Phoebe Cade Miles’ vision for the museum named for her father extends to the next generation of innovators and inventors who are being nurtured in a building on Gainesville’s South Main Street.
About 2,000 children ages 6 to 12 have taken classes during the past few years in the Creativity Lab in what is now the Cade Museum for Creativity+Invention. They learn the basics of various sciences such as chemistry and physics within sight of the actual lab equipment Dr. James Robert Cade used as the lead inventor of Gatorade at the University of Florida almost 50 years ago.
Students learn to think like an inventor, meet one and become one, she said.
“It really is to inspire the next generation of creative thinkers and inventors and to connect with the innovative economy of the future,” Miles said. The museum also makes it a priority to help poorer students through scholarships. “We’ve never turned down a kid for a lack of funds.”
Now, the museum has added a fabrication lab, doubling the amount of teaching space, and complete with 3D printers, laser cutters and every tool needed to teach students to understand concepts and stimulate their imaginations.
The museum opened the “fab lab” last week, thanks to a $25,000 gift from Michael Singer, a local supporter of the arts and the community, and a $10,000 donation from the Plum Creek Foundation. Miles also unveiled a newly repurposed warehouse at the rear of the property that will house some of Cade’s Studebaker collection. Part of the museum’s original charter was to showcase them.
Cade collected more than 60 of the vintage cars, and his daughter weighed in on why he regarded the automaker’s models so highly and also collected 30 antique violins.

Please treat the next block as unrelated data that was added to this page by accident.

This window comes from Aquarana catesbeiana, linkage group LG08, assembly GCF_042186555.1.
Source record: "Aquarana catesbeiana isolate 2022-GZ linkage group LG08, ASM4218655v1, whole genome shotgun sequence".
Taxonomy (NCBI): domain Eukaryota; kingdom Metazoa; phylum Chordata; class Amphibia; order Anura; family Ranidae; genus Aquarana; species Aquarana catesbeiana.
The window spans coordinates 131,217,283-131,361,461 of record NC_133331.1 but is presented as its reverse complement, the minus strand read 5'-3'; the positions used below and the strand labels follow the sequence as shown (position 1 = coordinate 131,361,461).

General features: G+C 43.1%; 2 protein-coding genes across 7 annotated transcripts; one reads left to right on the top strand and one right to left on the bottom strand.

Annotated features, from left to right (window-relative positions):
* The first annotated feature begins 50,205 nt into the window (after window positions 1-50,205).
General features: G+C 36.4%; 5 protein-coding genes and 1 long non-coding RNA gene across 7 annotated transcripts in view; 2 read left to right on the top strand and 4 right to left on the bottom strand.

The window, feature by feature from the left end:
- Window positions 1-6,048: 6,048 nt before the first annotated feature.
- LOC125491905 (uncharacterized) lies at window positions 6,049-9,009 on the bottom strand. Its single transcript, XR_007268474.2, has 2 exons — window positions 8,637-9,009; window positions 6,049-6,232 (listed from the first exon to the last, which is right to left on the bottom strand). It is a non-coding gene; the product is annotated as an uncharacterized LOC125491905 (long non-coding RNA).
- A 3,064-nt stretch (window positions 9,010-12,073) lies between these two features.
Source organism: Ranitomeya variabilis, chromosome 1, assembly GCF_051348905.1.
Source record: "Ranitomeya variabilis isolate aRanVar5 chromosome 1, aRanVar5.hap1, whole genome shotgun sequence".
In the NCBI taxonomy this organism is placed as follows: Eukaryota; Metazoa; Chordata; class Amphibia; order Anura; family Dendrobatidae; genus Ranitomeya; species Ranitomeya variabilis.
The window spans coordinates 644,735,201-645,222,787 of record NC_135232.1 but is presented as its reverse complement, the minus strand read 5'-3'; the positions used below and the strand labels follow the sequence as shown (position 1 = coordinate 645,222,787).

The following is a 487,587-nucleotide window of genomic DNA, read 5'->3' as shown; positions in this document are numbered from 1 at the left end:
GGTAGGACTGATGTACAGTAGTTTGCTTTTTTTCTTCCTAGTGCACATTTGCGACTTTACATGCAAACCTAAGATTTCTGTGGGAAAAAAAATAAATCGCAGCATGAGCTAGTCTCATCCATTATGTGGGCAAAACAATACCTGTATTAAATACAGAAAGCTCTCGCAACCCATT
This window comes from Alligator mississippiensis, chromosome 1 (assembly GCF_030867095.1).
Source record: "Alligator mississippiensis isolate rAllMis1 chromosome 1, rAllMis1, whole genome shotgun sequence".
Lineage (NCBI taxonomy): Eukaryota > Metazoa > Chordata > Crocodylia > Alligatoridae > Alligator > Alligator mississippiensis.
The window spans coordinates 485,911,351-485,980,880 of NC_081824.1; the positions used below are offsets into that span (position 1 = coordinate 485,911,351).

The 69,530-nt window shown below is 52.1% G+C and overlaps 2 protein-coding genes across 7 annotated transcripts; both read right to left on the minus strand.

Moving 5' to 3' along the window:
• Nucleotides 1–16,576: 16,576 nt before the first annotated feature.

“The more I thought about the Studebakers and the violins, I started seeing a connection,” she said. “He wouldn’t ever have articulated it in this way, but it’s the perfect blend of science and technology and beautiful design.”
Studebaker always employed the best designers in the nation, who would work with the technologists to create a work of art you could drive, Miles said.
As they considered plans, “We thought the real essence of my Dad was blending science and art in a creative way,” she said. As she has met more inventors, she found they are often trained in the arts or they have the mindset of an artist.
“So the more we thought about the vision of the museum, it wasn’t about Studebakers, it was about what makes a Studebaker, what makes a violin, what makes a creative person, what makes a scientist into an inventor,” she said.
Jennifer Denault, COO of the Cade Museum, said they originally expected to wait until the new museum was built before adding fab lab equipment. But the demand was there, and the students were interested. “We actually had the ability to make it happen, and thanks to Phoebe’s vision, a lot of pushing and the generosity of our funders, we were able to redesign this space,” Denault said.
Volunteers from the UF College of Engineering are helping staff to introduce students to the technology. In the fall, the museum will start classes specifically dedicated to the fab lab.
“This equipment is very expensive so most students would never see it, much less be able to actively use it,” Denault said in a news release. “And the best part is all this equipment will be moved into our new space across the street once it is built. But in the mean time we can start classes and camps now that we know students and parents want.”
Miles, who is the president of the Cade Museum Foundation Board and CEO of the Cade Museum, said they expect to break ground for the new 45,000-square-foot facility in early October, on the 50th anniversary of Gatorade’s creation. Cade died in 2007.
For more information on the Cade Museum, visit www.cademuseum.org.
Ron Wayne is a communicator working with startups in the Gainesville region.
He can be reached at [email protected]